Despite all, there are several redeeming features. There's ditzy Nina Wayne (Frieda) looking and sounding like her sexy sister Carol doing one of her hilarious bits on Johnny Carson's Tonight Show. Then there's the LA airport looking like a giant spider that's decide to squat on the city. And for old movie fans, it's an easy gig for Aldo Ray who gets marquee billing and about three lines of dialog. And finally, there's the neat twist ending—too bad this flash of inspiration is so slow in coming. In my book, it's one of the disappointing crime films of its time.
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Pretty dead long before the ride has come to a complete stop.
Poseidon-319 June 2007
Warning: Spoilers
All the ingredients for a fun, slick caper film are here, but somehow it just never comes off as well as one might like. Coburn plays a parolee who never thinks for a minute about living a lawful life. He's not even out of the clink before he's planning to rob the Los Angeles Airport Bank, on a day when the Premier of Russia is due to arrive nonetheless. Coburn uses female after female to attain his goals, leaving each one befuddled and confused after he's done with them. One, however, Sparv, manages to hold his attention a bit longer than the rest, especially when she is so easily duped into continuing to do his bidding. He amasses a small team and sets out to pilfer all the ready cash out of the bank as US government agent Webber frantically attempts to secure the grounds for the Premier's safe arrival. Coburn uses all sorts of tactics such as accents and assumed identities in order to get what he wants, but in the end, even though he has it, he may have lost even more than he had ever dreamed of. Coburn is okay in the film. His ability to bed down every conceivable lady in sight will seem more realistic the more one finds his unique looks attractive. His accents in the film are truly rotten and come and go with ease. Sparv is exceedingly lovely to look at and isn't bad acting-wise. She and Coburn try to ignite some chemistry, but don't really succeed as a couple. Ray, as one of Coburn's associates, doesn't show up until over an hour in and isn't given much to do. Webber is appropriately harried and aggravated as Coburn's robbery plans thwart his ability to keep the airport secure. "Sword and sandal" actor Armstrong appears as one of his associates. Among Coburn's conquests are Wayne, amusingly dippy, McCargo, classy and attractive and, of all people, Marie, who is difficult to recognize right at first, but turns in a mildly amusing cameo. This type of film should be light as a feather and slick as can be, but this one has many dull spots and lack the zest it needs to really sing. Coburn's character isn't nearly as ingratiating as, say, Steve McQueen's in "The Thomas Crown Affair" and the film isn't remotely as stylish as that one either. It's a nicely photographed movie that depicts an era of clean, smartly-dressed people in attractive settings, but it just isn't captivating or charming enough to come out a winner. Look for young Ford in a small role as a hotel bellman.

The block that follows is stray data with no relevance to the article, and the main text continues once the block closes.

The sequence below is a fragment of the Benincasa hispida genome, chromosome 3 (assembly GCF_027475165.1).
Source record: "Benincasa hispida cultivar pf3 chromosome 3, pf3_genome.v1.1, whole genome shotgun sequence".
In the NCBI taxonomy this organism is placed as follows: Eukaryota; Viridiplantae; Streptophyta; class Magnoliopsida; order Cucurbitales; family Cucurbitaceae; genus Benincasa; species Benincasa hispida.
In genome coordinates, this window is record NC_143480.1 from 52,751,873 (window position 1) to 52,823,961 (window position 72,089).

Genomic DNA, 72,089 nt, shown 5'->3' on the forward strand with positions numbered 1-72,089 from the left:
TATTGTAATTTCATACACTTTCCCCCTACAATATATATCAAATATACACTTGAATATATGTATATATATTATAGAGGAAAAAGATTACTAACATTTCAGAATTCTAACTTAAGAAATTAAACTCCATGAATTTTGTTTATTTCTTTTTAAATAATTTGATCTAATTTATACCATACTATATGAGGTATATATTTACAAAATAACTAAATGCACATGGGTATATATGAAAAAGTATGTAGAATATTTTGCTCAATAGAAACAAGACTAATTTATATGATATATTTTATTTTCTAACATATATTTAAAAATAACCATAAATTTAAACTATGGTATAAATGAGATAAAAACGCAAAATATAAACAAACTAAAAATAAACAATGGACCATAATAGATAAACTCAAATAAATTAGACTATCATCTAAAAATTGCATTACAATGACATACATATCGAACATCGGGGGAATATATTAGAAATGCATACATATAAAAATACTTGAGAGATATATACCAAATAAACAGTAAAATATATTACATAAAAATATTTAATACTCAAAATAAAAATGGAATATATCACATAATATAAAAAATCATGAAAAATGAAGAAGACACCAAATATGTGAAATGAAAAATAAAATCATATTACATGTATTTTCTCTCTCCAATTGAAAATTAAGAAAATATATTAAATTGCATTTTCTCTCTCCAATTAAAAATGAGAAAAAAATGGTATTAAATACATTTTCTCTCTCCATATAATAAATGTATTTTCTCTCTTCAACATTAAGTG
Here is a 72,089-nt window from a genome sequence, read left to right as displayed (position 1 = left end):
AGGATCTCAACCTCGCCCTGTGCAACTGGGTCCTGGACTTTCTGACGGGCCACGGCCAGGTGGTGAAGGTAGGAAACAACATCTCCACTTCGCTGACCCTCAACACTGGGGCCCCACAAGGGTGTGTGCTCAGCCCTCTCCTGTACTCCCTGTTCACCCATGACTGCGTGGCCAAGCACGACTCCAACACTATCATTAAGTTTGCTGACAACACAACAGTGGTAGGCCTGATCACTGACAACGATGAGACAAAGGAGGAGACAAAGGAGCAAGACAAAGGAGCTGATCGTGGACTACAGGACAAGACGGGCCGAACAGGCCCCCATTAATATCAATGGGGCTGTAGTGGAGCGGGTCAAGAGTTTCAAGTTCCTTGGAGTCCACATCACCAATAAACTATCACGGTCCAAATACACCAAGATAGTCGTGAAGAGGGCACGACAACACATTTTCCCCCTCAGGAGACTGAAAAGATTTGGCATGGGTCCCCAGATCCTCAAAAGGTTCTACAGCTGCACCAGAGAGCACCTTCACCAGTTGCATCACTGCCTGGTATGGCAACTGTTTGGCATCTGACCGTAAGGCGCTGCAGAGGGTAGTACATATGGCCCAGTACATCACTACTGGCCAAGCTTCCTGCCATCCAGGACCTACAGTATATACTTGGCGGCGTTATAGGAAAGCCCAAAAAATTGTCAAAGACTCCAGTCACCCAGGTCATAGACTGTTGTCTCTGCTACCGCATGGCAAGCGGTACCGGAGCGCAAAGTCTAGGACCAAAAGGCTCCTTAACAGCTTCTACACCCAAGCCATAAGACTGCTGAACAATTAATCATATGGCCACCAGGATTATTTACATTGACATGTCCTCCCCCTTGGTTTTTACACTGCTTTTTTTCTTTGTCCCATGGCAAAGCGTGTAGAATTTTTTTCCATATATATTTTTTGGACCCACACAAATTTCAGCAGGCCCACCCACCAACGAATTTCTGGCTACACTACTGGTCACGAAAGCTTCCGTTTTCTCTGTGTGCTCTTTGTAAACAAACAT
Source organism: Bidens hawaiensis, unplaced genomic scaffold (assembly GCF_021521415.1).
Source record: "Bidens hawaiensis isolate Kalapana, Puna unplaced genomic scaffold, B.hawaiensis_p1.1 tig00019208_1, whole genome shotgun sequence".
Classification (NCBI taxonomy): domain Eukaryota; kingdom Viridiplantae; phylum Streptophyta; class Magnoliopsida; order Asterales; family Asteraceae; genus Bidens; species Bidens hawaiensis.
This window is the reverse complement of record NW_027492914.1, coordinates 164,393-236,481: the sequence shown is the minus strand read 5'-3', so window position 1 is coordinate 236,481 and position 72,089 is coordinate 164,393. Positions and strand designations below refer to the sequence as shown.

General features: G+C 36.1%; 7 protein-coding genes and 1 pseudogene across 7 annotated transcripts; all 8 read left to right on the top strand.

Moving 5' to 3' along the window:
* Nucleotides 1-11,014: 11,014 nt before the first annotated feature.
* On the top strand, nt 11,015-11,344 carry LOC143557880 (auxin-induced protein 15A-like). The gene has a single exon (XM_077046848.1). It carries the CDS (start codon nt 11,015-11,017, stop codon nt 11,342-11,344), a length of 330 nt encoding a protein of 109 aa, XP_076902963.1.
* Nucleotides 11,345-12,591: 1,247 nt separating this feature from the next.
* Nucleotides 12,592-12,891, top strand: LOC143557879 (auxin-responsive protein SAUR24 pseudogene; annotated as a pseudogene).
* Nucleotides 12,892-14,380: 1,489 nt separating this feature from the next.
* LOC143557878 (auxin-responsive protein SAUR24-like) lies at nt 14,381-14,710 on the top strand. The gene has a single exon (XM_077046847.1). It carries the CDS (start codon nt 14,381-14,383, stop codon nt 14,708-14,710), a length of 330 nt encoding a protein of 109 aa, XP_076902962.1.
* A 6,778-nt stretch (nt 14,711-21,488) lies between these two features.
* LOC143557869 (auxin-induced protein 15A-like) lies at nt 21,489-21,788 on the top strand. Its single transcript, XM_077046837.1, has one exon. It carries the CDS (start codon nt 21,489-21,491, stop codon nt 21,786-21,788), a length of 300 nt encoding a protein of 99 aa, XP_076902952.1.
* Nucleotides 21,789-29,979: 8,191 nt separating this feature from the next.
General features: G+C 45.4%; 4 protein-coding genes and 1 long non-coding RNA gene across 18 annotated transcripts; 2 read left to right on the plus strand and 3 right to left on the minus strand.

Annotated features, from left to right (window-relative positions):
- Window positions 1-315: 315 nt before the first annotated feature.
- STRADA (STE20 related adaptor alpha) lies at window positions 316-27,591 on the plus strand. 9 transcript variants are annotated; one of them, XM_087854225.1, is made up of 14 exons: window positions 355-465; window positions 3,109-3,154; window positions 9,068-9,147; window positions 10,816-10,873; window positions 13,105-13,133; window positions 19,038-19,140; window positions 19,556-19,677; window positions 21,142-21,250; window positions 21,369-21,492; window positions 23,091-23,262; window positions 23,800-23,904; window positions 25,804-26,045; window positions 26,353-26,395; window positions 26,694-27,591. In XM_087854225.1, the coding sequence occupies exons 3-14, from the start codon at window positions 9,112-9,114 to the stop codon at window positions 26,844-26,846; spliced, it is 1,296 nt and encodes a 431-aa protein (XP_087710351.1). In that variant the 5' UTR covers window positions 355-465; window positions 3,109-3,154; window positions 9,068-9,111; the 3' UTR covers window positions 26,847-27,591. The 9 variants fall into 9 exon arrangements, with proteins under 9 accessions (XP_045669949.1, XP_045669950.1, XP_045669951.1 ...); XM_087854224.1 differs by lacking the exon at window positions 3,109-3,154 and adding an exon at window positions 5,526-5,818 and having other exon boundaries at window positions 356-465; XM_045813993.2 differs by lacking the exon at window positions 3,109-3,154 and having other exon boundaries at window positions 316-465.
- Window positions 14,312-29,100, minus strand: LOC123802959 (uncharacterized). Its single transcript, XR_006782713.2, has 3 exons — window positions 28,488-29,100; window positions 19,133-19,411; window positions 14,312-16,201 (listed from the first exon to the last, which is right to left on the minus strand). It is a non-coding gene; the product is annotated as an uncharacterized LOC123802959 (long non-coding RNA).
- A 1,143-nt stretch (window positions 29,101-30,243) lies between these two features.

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Clever title, not much more...
JasparLamarCrabb6 August 2009
Warning: Spoilers
Not really bad, but certainly not as provocative as its clever title would suggest. The appealing James Coburn is a grifter who jumps parole and plots a bank robbery at LAX on the day the Russian Premier is due to arrive. It takes a LONG time for that plot to become clear. It's episodic, sporadically suspenseful and occasionally funny. Coburn runs into the likes of sexy but bright Nina Wayne, wealthy Boston dowager Rose Marie and the gorgeous Camilla Sparv. Coburn & Sparv have a lot of chemistry, though it's unclear why they're even together. Bernard Girard's script is very malformed. The supporting cast includes a nearly silent Aldo Ray, Robert Webber as an uptight security man, and the always enjoyable Severn Darden as one of Coburn's sweaty cohorts. DEAD HEAT ON A MERRY GO ROUND is perhaps now more famous for featuring the then Columbia Studio contract player Harrison Ford (he has one line).
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James Coburn was Outstanding
whpratt110 September 2008
This film deals with a con-man named Eli Kotch, (James Coburn) who just gets out of prison and decides to lay out his ground work for a large bank robbery at the Los Angeles, California airport. Eli also knows that a Russian Prime Minister will be visiting Los Angeles and flying into the same airport which will distract the police force away from a bank holdup. Eli also meets up with a very sexy blonde named Inger Knudson, (Camilla Spary) who works for very rich people and cons her into doing all kinds of things, Eli even marries her with a fake ID. There is plenty of comedy and some tense moments in a police station. You will never be able to figure out how this picture will end. It will definitely surprise you. Enjoy.